He bends it like Bikram
Infielder follows regimen of founder of specialized yoga
By BOB DUTTON The Kansas City Star
February 21st, 2005
SURPRISE, Ariz. — Royals second baseman Tony Graffanino, at 32, knew a long winter of rehabilitation loomed after his season ended last July from the cumulative effect of shoulder pain and aching knee joints.
It seemed the right time, at last, to try yoga.
“I'd heard great things about it,” he said. “People have been telling me about it for the last couple of years. I figured I'd give it a shot.”
“Loved it,” he said. “Did it in a 100-degree room for an hour and 15 minutes a day for four days a week.”
Loved what? Humming and chanting, eyes closed, in the lotus position in meditative quest of his inner fielder?
“The type of yoga I did is called Bikram,” Graffanino said. “It's very intense. The postures are hard. They require flexibility and core strength.
“As you're stretching one thing, you're strengthening five or six other things. You're in these lunge positions, these turn/twist positions. You're on your stomach a lot, doing a lot of back-strengthening work.”
Bikram Yoga is named for its founder, Bikram Choudhury, and consists of 26 poses performed in a room heated to 90-105 degrees to create safety for deeper poses. A typical session begins with standing postures before shifting to back bends, forward bends and twists.
The approach is designed to warm and stretch muscles, ligaments and tendons in the proper order. Each pose seeks to strengthen muscles, joints and ligaments while also releasing toxins and increasing flexibility.
It all sounded perfect to Graffanino, who played just 75 games last season because of torn cartilage in his left knee and torn ligaments in his right knee before a torn right rotator cuff provided the final blow.
“I trimmed down a little bit,” he said. “My core strength is better. I feel it's been a big help. The heat helps you get loose quicker, and I think it just makes for a better workout.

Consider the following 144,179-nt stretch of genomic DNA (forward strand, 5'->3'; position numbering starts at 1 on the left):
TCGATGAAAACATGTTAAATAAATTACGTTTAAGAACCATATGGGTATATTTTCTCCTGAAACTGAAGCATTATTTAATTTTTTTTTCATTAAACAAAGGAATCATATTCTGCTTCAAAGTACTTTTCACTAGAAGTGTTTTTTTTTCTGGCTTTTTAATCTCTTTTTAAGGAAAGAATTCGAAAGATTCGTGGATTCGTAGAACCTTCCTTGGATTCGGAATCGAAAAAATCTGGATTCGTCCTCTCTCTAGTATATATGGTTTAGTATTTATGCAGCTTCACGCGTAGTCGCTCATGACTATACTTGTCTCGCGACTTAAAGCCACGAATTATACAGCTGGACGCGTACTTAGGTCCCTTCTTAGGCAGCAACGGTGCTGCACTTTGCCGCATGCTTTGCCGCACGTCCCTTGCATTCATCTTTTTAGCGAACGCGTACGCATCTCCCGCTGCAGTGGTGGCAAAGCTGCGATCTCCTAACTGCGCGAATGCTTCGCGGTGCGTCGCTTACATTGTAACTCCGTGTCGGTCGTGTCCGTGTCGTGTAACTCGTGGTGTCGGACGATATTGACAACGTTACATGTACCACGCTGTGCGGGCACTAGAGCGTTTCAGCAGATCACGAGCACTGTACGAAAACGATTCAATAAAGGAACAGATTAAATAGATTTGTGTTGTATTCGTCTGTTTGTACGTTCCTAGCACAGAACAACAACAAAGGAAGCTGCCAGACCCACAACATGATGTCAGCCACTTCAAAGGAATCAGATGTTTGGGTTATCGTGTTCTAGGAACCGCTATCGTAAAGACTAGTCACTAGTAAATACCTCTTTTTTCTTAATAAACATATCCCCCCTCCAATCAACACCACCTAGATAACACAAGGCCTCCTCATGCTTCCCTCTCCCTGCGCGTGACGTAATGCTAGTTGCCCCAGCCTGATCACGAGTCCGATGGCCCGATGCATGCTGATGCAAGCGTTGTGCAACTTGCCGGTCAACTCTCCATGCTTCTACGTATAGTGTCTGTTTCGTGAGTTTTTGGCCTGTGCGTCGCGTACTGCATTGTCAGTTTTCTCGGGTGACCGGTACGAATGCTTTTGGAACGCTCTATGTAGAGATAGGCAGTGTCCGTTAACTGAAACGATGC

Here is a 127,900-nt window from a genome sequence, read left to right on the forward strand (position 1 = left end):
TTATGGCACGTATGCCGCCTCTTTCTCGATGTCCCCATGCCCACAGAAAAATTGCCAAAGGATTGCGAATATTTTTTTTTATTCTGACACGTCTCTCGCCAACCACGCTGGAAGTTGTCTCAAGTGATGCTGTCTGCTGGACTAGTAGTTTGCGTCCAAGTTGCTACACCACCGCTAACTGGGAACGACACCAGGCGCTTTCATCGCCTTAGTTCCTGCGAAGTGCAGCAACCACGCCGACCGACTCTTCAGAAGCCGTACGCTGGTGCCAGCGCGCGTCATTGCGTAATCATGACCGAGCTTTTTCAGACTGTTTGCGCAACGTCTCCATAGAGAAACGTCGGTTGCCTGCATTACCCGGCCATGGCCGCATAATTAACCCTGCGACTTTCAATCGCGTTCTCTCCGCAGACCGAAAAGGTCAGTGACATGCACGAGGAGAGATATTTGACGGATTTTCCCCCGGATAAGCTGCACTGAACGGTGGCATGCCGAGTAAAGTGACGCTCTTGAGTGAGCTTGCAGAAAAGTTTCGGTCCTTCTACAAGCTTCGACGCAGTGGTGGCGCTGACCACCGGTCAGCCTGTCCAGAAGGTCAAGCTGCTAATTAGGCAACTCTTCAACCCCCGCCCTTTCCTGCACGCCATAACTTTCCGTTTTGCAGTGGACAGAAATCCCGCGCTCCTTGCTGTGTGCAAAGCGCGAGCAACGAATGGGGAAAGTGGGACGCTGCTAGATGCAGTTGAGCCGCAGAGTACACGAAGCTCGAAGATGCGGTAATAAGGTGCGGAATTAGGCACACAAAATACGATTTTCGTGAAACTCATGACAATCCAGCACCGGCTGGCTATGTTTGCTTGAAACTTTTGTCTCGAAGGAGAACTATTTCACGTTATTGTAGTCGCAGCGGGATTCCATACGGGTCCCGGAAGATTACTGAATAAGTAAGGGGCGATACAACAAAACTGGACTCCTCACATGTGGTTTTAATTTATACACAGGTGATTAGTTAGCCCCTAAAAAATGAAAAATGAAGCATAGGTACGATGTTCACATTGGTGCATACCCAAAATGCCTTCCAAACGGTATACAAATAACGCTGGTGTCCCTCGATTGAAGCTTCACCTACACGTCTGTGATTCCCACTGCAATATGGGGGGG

“I leave there with my clothes drenched. I'm looking forward to the season. My body is feeling the best it's felt in years.”
The results are noticeable.
“Just look at him,” manager Tony Peña beamed. “Unbelievable. He's in great shape.”
Great, maybe, but still not 100 percent.
Graffanino still is recovering from shoulder surgery, performed Aug. 25, and although he expects to take part in all camp activities, he has the luxury of doing so at his own speed.
His job as the club's starting second baseman is not an issue despite the presence of two prospects, Ruben Gotay and Donnie Murphy, who each made big-league debuts last year in the season's closing weeks.
“Graf is the guy,” Peña confirmed. “He's the second baseman.”
For now, anyway. Graffanino is entering the final year of his contract and knows he could be elsewhere next season. The Royals, in their ongoing youth movement, will delay Gotay and/or Murphy for only so long.
But even such qualified security is nearly unprecedented for Graffanino in a nine-year career spent primarily as a utility player for four teams. He has never played more than 105 games in a season.
“What's good,” he said, “is it gives me a chance to, well, not pace myself, but I don't have to be pushing, pushing and pushing if something isn't feeling right.
“Throwing-wise, I'm probably at 80 percent. But I've got a month and a half to get going before the season starts. I should be fine.”
Graffanino believes the Royals have a chance to be fine, too, even after last season's 104-loss disaster. Perhaps yoga heals all scars.
“Every team starts fresh in spring training,” he said. “We might not have the names on paper, but names didn't get us very far last year. I'm excited. As long as we have a team that wants to play, wants to play hard, wants to play right and comes every day ready to go, I'll take my chances.”
To reach Bob Dutton, Royals reporter for The Star, call (816) 234-4352 or send e-mail to firstname.lastname@example.org. You can also hear Bob every Monday morning, between 6:30 and 9 a.m., on KCSP-AM 610 Sports.